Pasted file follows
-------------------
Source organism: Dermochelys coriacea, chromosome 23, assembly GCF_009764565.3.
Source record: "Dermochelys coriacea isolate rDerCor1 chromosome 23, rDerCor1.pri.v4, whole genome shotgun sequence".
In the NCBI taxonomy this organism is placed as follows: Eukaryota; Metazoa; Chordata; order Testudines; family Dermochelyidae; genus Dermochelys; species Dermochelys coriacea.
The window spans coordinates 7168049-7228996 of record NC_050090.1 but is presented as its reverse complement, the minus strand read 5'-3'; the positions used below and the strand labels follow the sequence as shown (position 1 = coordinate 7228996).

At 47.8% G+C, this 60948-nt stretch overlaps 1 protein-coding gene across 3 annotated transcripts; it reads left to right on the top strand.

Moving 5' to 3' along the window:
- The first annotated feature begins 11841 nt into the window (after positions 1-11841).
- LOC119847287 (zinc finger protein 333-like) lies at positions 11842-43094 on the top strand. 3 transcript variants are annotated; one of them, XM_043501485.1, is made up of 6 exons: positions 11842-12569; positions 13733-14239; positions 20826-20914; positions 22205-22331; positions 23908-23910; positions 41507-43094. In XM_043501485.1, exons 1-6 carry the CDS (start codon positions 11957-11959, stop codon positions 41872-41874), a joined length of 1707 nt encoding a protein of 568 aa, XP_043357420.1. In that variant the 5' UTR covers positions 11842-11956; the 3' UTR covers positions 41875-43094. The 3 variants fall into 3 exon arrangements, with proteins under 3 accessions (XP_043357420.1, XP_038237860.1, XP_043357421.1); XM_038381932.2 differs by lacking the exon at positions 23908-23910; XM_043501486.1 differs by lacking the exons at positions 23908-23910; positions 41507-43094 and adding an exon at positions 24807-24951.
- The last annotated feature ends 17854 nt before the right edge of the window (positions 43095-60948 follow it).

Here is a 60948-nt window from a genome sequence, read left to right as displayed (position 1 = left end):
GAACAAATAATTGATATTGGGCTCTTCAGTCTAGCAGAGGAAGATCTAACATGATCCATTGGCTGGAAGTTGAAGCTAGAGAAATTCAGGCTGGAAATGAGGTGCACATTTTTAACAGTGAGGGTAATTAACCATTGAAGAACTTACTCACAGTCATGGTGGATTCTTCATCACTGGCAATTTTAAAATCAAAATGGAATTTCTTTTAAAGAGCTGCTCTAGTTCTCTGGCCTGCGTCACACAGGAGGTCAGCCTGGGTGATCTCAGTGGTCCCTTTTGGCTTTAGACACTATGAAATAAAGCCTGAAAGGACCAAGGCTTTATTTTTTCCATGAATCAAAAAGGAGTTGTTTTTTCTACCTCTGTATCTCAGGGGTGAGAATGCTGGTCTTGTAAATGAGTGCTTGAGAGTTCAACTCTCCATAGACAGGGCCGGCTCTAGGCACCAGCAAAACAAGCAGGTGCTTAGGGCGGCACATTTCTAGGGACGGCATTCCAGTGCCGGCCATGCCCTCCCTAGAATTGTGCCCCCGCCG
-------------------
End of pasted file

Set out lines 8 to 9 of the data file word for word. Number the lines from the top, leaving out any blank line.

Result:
- LOC119847287 (zinc finger protein 333-like) lies at positions 11842-43094 on the top strand. 3 transcript variants are annotated; one of them, XM_043501485.1, is made up of 6 exons: positions 11842-12569; positions 13733-14239; positions 20826-20914; positions 22205-22331; positions 23908-23910; positions 41507-43094. In XM_043501485.1, exons 1-6 carry the CDS (start codon positions 11957-11959, stop codon positions 41872-41874), a joined length of 1707 nt encoding a protein of 568 aa, XP_043357420.1. In that variant the 5' UTR covers positions 11842-11956; the 3' UTR covers positions 41875-43094. The 3 variants fall into 3 exon arrangements, with proteins under 3 accessions (XP_043357420.1, XP_038237860.1, XP_043357421.1); XM_038381932.2 differs by lacking the exon at positions 23908-23910; XM_043501486.1 differs by lacking the exons at positions 23908-23910; positions 41507-43094 and adding an exon at positions 24807-24951.
- The last annotated feature ends 17854 nt before the right edge of the window (positions 43095-60948 follow it).